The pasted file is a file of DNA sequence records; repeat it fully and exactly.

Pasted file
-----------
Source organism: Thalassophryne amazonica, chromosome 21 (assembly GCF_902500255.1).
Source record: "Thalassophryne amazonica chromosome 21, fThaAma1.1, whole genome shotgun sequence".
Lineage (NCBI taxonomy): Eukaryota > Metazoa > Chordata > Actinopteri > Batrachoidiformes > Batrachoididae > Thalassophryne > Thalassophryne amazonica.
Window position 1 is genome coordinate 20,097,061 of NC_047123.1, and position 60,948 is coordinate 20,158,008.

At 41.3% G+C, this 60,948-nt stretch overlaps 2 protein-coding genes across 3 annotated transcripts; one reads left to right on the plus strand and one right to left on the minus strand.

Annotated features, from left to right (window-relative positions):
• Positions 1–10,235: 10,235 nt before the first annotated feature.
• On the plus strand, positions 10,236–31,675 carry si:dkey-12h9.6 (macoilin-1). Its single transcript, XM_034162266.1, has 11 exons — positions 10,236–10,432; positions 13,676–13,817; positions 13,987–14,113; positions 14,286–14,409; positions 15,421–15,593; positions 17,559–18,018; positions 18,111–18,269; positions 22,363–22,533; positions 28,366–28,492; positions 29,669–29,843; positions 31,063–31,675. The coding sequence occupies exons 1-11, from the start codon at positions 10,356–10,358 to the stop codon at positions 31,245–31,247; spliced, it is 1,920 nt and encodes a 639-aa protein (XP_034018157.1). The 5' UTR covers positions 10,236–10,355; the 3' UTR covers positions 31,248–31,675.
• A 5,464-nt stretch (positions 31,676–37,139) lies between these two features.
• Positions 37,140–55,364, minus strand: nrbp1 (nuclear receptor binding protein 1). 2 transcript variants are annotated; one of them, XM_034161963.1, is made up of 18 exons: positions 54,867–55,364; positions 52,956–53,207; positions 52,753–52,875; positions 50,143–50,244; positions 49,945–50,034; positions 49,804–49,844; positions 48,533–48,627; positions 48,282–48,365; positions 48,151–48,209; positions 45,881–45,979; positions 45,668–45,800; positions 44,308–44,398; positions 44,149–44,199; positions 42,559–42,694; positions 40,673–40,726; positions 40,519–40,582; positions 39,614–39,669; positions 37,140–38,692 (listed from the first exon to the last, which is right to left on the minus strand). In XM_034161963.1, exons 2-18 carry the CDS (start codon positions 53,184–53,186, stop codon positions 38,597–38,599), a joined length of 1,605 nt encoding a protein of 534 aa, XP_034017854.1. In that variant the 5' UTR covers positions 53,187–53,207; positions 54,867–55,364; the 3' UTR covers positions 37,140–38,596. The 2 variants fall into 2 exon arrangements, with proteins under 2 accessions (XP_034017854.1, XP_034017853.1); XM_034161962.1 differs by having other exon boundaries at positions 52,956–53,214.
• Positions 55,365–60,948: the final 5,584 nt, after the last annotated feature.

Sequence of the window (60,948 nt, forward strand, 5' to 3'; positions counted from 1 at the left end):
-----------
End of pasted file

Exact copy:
Source organism: Thalassophryne amazonica, chromosome 21 (assembly GCF_902500255.1).
Source record: "Thalassophryne amazonica chromosome 21, fThaAma1.1, whole genome shotgun sequence".
Lineage (NCBI taxonomy): Eukaryota > Metazoa > Chordata > Actinopteri > Batrachoidiformes > Batrachoididae > Thalassophryne > Thalassophryne amazonica.
Window position 1 is genome coordinate 20,097,061 of NC_047123.1, and position 60,948 is coordinate 20,158,008.

At 41.3% G+C, this 60,948-nt stretch overlaps 2 protein-coding genes across 3 annotated transcripts; one reads left to right on the plus strand and one right to left on the minus strand.

Annotated features, from left to right (window-relative positions):
• Positions 1–10,235: 10,235 nt before the first annotated feature.
• On the plus strand, positions 10,236–31,675 carry si:dkey-12h9.6 (macoilin-1). Its single transcript, XM_034162266.1, has 11 exons — positions 10,236–10,432; positions 13,676–13,817; positions 13,987–14,113; positions 14,286–14,409; positions 15,421–15,593; positions 17,559–18,018; positions 18,111–18,269; positions 22,363–22,533; positions 28,366–28,492; positions 29,669–29,843; positions 31,063–31,675. The coding sequence occupies exons 1-11, from the start codon at positions 10,356–10,358 to the stop codon at positions 31,245–31,247; spliced, it is 1,920 nt and encodes a 639-aa protein (XP_034018157.1). The 5' UTR covers positions 10,236–10,355; the 3' UTR covers positions 31,248–31,675.
• A 5,464-nt stretch (positions 31,676–37,139) lies between these two features.
• Positions 37,140–55,364, minus strand: nrbp1 (nuclear receptor binding protein 1). 2 transcript variants are annotated; one of them, XM_034161963.1, is made up of 18 exons: positions 54,867–55,364; positions 52,956–53,207; positions 52,753–52,875; positions 50,143–50,244; positions 49,945–50,034; positions 49,804–49,844; positions 48,533–48,627; positions 48,282–48,365; positions 48,151–48,209; positions 45,881–45,979; positions 45,668–45,800; positions 44,308–44,398; positions 44,149–44,199; positions 42,559–42,694; positions 40,673–40,726; positions 40,519–40,582; positions 39,614–39,669; positions 37,140–38,692 (listed from the first exon to the last, which is right to left on the minus strand). In XM_034161963.1, exons 2-18 carry the CDS (start codon positions 53,184–53,186, stop codon positions 38,597–38,599), a joined length of 1,605 nt encoding a protein of 534 aa, XP_034017854.1. In that variant the 5' UTR covers positions 53,187–53,207; positions 54,867–55,364; the 3' UTR covers positions 37,140–38,596. The 2 variants fall into 2 exon arrangements, with proteins under 2 accessions (XP_034017854.1, XP_034017853.1); XM_034161962.1 differs by having other exon boundaries at positions 52,956–53,214.
• Positions 55,365–60,948: the final 5,584 nt, after the last annotated feature.

Sequence of the window (60,948 nt, forward strand, 5' to 3'; positions counted from 1 at the left end):